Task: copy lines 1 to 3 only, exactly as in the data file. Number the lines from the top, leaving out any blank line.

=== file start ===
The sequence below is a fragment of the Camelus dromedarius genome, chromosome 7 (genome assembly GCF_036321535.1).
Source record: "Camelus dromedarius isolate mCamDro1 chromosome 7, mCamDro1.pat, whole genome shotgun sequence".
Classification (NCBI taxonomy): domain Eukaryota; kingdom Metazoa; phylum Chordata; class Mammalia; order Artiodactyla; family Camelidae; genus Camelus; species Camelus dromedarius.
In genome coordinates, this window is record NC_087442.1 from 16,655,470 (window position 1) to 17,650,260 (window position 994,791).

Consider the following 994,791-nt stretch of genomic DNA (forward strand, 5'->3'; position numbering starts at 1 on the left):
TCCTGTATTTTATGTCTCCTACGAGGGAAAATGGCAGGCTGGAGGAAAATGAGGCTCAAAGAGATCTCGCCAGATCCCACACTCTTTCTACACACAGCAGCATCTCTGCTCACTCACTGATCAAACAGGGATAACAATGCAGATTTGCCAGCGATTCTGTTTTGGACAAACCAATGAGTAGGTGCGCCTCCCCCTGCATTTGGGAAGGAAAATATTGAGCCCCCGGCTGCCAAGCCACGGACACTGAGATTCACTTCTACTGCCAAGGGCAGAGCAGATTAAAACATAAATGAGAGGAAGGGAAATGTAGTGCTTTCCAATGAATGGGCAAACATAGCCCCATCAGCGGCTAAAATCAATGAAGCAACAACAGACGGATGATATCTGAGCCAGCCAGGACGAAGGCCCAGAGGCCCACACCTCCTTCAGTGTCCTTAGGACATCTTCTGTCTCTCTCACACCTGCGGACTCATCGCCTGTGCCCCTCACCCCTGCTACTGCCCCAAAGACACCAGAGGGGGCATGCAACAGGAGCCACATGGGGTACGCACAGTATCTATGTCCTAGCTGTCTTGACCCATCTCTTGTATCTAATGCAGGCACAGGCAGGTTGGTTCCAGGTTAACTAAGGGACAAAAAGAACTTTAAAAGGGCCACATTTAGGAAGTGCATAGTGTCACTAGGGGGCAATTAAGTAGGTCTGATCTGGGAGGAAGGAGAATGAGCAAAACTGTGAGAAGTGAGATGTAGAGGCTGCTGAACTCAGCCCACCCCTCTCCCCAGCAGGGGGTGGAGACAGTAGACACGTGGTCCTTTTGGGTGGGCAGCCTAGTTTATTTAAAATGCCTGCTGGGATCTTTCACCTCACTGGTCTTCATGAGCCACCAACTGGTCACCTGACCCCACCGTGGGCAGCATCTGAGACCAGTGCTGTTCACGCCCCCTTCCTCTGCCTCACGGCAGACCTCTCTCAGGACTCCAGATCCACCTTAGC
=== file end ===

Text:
The sequence below is a fragment of the Camelus dromedarius genome, chromosome 7 (genome assembly GCF_036321535.1).
Source record: "Camelus dromedarius isolate mCamDro1 chromosome 7, mCamDro1.pat, whole genome shotgun sequence".
Classification (NCBI taxonomy): domain Eukaryota; kingdom Metazoa; phylum Chordata; class Mammalia; order Artiodactyla; family Camelidae; genus Camelus; species Camelus dromedarius.